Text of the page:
According to McKenzie’s account, around 80 percent of the villages between Chungju and Jecheon were destroyed by the Japanese. Moreover, 10,000 to 20,000 refugees fled in fear of the violence wreaked by the Japanese. McKenzie saw too many times the appalling sight of civilians slaughtered by the “scorched earth tactics” of the Japanese and wandering after losing their beloved homes. In this pitiful situation, his camera captured images such as those of a woman mourning over the body of her 10-year-old daughter shot dead by Japanese soldiers, the Koreans jailed in Suncheon Prison, and the righteous armies, which are now in Korean textbooks.
‘Korea’s Fight for Freedom’
Despite the complete destruction and oppression, the people who lost their country did not give up their hope of independence. As McKenzie mentioned in the preface of his another book “Korea’s Fight for Freedom,” in the end of the 1910s, Koreans shocked the world by attempting peaceful resistance against the Japanese. Witnessing the great struggle that was the March 1st Movement, he wrote this book and made known the Koreans’ spirit for independence in the face of death to the world.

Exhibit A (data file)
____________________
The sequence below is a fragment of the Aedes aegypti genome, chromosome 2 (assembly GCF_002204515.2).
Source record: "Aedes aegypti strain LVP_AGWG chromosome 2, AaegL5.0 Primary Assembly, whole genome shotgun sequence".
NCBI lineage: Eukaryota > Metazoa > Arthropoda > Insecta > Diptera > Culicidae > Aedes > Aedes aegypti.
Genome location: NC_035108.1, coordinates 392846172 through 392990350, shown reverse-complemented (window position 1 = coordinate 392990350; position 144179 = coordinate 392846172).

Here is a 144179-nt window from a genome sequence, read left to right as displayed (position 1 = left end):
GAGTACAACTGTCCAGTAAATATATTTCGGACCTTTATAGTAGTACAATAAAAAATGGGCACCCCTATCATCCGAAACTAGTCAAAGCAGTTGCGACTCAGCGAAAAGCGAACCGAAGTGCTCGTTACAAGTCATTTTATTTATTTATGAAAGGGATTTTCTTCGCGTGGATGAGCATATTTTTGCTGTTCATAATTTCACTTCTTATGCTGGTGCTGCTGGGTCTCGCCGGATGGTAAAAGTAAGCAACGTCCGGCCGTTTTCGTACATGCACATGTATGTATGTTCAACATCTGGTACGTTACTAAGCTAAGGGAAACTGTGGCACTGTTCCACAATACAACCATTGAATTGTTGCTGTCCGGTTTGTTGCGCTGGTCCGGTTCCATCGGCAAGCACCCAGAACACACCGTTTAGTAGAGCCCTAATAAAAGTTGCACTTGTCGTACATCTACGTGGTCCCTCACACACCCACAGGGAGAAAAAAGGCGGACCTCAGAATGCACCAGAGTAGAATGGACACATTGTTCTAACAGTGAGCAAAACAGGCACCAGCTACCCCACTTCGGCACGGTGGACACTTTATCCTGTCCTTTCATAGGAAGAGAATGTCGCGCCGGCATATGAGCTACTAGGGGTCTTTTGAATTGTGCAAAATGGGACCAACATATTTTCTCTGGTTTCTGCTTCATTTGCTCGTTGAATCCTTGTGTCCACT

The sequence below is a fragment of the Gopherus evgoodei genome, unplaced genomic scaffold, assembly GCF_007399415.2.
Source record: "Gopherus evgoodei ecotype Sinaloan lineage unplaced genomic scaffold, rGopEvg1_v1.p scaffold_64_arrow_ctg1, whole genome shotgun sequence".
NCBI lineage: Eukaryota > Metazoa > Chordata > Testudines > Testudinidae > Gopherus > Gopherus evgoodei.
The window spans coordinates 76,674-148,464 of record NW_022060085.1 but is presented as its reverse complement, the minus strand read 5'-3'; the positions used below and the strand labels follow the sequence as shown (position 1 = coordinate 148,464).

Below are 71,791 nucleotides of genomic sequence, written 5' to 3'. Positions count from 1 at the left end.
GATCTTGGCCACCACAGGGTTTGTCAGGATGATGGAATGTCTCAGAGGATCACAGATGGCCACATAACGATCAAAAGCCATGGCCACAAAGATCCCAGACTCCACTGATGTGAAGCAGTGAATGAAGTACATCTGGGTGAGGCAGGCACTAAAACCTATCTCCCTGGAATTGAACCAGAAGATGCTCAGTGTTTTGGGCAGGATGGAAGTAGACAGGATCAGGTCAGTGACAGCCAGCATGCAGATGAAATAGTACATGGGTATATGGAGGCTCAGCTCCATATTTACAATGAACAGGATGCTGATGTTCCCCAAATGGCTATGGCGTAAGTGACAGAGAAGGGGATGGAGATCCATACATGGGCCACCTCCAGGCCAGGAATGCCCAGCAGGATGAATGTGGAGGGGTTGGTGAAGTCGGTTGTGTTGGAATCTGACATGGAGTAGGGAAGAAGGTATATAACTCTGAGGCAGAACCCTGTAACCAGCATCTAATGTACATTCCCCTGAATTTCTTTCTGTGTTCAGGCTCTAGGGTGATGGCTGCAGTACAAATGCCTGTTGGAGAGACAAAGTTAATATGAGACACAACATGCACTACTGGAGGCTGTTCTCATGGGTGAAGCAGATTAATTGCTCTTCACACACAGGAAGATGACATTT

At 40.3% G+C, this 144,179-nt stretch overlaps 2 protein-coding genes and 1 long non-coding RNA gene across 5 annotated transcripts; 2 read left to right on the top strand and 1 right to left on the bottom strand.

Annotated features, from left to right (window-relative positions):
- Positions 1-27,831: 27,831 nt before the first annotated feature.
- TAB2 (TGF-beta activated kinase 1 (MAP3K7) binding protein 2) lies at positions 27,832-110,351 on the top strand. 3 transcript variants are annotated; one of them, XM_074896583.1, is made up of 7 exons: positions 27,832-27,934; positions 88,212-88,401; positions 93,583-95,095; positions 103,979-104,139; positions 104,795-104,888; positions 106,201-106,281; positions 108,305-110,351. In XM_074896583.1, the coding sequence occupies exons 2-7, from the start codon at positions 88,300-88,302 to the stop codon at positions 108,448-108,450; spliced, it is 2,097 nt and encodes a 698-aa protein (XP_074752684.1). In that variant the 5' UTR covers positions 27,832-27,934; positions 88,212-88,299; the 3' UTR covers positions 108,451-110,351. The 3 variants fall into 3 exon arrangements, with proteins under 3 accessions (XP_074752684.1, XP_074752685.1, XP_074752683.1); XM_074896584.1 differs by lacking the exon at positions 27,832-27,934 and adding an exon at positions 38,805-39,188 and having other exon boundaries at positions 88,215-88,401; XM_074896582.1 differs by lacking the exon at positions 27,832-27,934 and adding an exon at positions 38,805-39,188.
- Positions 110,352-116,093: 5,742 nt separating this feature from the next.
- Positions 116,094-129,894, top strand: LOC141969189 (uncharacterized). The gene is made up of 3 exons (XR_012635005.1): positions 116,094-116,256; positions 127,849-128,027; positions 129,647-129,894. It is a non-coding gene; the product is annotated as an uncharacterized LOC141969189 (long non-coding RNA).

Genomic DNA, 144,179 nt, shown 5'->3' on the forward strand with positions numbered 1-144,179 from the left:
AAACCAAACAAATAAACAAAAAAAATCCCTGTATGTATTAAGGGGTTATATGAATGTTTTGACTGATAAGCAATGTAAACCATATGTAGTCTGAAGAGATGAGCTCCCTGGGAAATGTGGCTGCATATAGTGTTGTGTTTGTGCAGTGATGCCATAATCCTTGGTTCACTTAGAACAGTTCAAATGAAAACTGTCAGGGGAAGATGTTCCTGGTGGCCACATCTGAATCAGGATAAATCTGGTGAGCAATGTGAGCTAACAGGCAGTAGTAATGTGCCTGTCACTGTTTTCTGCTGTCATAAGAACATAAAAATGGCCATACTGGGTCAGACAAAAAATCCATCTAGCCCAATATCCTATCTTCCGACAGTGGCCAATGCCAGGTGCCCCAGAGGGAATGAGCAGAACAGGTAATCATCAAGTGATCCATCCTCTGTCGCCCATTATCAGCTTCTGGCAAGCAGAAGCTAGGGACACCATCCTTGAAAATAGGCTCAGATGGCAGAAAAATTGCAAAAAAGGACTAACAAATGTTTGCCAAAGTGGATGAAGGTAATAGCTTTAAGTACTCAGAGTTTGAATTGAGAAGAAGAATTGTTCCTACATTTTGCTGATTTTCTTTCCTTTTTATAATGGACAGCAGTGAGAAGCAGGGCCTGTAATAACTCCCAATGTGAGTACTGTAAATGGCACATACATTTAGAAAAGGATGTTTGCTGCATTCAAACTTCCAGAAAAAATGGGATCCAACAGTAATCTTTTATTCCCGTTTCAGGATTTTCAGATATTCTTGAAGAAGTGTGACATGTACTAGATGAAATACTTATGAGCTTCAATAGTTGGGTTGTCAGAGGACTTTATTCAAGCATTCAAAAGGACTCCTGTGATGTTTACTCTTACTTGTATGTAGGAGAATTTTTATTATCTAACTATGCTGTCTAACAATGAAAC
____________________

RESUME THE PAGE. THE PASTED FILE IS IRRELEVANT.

“I cross-examined (the officer) about the constitution of the rebel army. How were they organized? From what he told me, it was evident that they had practically no organization at all. … He admitted that the men were in anything but a good way. ‘We may have to die,’ he said. ‘Well, so let it be. It is much better to die as a free man than to live as the slave of Japan.’”
The Koreans did not despair. In the face of inhumane treatment by the Japanese, ranging from the reckless violence and slaughter of demonstrators to even ripping young schoolgirls’ clothes to shame and taunt them, the Koreans confronted them with nonviolence. McKenzie’s writings, which described the torture methods applied by the Japanese on the Koreans in detail, emphasized that the March 1st Movement was “a demonstration, not a riot.”
“The movement was a demonstration, not a riot. On the opening day and afterwards ― until the Japanese drove some of the people to fury ― there was no violence. The Japanese, scattered all over the country, were uninjured; the Japanese shops were left alone; when the police attacked, elders ordered the people to submit and to offer no resistance. The weak things had set themselves up to confound the strong. At first, the Japanese authorities were so completely taken by surprise that they did not know what to do. Then the word was passed round that the movement was to be suppressed by relentless severity. … The police used their swords freely.”